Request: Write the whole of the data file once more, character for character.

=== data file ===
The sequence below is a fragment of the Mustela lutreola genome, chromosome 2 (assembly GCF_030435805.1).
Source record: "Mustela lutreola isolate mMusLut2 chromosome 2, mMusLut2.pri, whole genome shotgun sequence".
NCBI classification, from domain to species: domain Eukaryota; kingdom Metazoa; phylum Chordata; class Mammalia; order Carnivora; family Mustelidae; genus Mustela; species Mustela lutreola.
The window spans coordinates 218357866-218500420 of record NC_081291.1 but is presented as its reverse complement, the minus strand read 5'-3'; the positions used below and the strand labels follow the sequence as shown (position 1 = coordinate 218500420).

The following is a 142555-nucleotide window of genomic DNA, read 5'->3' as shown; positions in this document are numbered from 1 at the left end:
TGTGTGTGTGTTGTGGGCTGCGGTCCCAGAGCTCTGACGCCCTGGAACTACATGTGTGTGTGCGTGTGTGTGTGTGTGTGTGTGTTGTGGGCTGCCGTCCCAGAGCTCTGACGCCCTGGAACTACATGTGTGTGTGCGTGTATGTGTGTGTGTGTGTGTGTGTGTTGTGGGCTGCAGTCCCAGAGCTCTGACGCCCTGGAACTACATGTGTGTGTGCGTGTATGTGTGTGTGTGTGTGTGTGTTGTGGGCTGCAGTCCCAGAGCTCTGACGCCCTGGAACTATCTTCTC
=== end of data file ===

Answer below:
The sequence below is a fragment of the Mustela lutreola genome, chromosome 2 (assembly GCF_030435805.1).
Source record: "Mustela lutreola isolate mMusLut2 chromosome 2, mMusLut2.pri, whole genome shotgun sequence".
NCBI classification, from domain to species: domain Eukaryota; kingdom Metazoa; phylum Chordata; class Mammalia; order Carnivora; family Mustelidae; genus Mustela; species Mustela lutreola.
The window spans coordinates 218357866-218500420 of record NC_081291.1 but is presented as its reverse complement, the minus strand read 5'-3'; the positions used below and the strand labels follow the sequence as shown (position 1 = coordinate 218500420).

The following is a 142555-nucleotide window of genomic DNA, read 5'->3' as shown; positions in this document are numbered from 1 at the left end:
TGTGTGTGTGTTGTGGGCTGCGGTCCCAGAGCTCTGACGCCCTGGAACTACATGTGTGTGTGCGTGTGTGTGTGTGTGTGTGTGTTGTGGGCTGCCGTCCCAGAGCTCTGACGCCCTGGAACTACATGTGTGTGTGCGTGTATGTGTGTGTGTGTGTGTGTGTGTTGTGGGCTGCAGTCCCAGAGCTCTGACGCCCTGGAACTACATGTGTGTGTGCGTGTATGTGTGTGTGTGTGTGTGTGTTGTGGGCTGCAGTCCCAGAGCTCTGACGCCCTGGAACTATCTTCTC